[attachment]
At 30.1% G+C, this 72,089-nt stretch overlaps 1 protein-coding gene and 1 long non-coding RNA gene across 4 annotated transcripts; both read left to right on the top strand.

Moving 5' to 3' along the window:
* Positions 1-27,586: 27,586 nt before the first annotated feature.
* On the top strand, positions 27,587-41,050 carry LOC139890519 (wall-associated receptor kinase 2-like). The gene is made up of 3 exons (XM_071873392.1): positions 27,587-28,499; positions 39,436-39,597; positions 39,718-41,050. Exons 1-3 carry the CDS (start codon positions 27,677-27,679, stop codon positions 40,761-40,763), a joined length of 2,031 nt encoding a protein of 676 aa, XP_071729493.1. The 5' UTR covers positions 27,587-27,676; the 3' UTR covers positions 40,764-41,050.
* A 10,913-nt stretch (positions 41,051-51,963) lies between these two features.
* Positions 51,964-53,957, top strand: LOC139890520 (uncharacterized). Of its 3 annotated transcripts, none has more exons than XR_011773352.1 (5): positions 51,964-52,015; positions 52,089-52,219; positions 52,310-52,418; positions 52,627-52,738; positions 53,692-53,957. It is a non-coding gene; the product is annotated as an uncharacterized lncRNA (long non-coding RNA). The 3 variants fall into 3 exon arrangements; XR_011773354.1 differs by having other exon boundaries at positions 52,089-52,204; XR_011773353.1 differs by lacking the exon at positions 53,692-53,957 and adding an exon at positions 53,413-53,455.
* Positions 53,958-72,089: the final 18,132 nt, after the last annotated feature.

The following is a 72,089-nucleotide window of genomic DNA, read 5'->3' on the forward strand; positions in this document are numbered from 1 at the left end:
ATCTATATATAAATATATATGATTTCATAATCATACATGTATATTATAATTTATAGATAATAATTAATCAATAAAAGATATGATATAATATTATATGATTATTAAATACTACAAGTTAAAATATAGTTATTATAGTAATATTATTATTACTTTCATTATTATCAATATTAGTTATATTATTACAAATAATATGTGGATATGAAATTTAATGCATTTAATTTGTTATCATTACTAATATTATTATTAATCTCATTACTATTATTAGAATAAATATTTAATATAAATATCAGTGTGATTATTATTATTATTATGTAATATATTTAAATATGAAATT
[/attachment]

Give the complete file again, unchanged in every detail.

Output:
At 30.1% G+C, this 72,089-nt stretch overlaps 1 protein-coding gene and 1 long non-coding RNA gene across 4 annotated transcripts; both read left to right on the top strand.

Moving 5' to 3' along the window:
* Positions 1-27,586: 27,586 nt before the first annotated feature.
* On the top strand, positions 27,587-41,050 carry LOC139890519 (wall-associated receptor kinase 2-like). The gene is made up of 3 exons (XM_071873392.1): positions 27,587-28,499; positions 39,436-39,597; positions 39,718-41,050. Exons 1-3 carry the CDS (start codon positions 27,677-27,679, stop codon positions 40,761-40,763), a joined length of 2,031 nt encoding a protein of 676 aa, XP_071729493.1. The 5' UTR covers positions 27,587-27,676; the 3' UTR covers positions 40,764-41,050.
* A 10,913-nt stretch (positions 41,051-51,963) lies between these two features.
* Positions 51,964-53,957, top strand: LOC139890520 (uncharacterized). Of its 3 annotated transcripts, none has more exons than XR_011773352.1 (5): positions 51,964-52,015; positions 52,089-52,219; positions 52,310-52,418; positions 52,627-52,738; positions 53,692-53,957. It is a non-coding gene; the product is annotated as an uncharacterized lncRNA (long non-coding RNA). The 3 variants fall into 3 exon arrangements; XR_011773354.1 differs by having other exon boundaries at positions 52,089-52,204; XR_011773353.1 differs by lacking the exon at positions 53,692-53,957 and adding an exon at positions 53,413-53,455.
* Positions 53,958-72,089: the final 18,132 nt, after the last annotated feature.

The following is a 72,089-nucleotide window of genomic DNA, read 5'->3' on the forward strand; positions in this document are numbered from 1 at the left end:
ATCTATATATAAATATATATGATTTCATAATCATACATGTATATTATAATTTATAGATAATAATTAATCAATAAAAGATATGATATAATATTATATGATTATTAAATACTACAAGTTAAAATATAGTTATTATAGTAATATTATTATTACTTTCATTATTATCAATATTAGTTATATTATTACAAATAATATGTGGATATGAAATTTAATGCATTTAATTTGTTATCATTACTAATATTATTATTAATCTCATTACTATTATTAGAATAAATATTTAATATAAATATCAGTGTGATTATTATTATTATTATGTAATATATTTAAATATGAAATT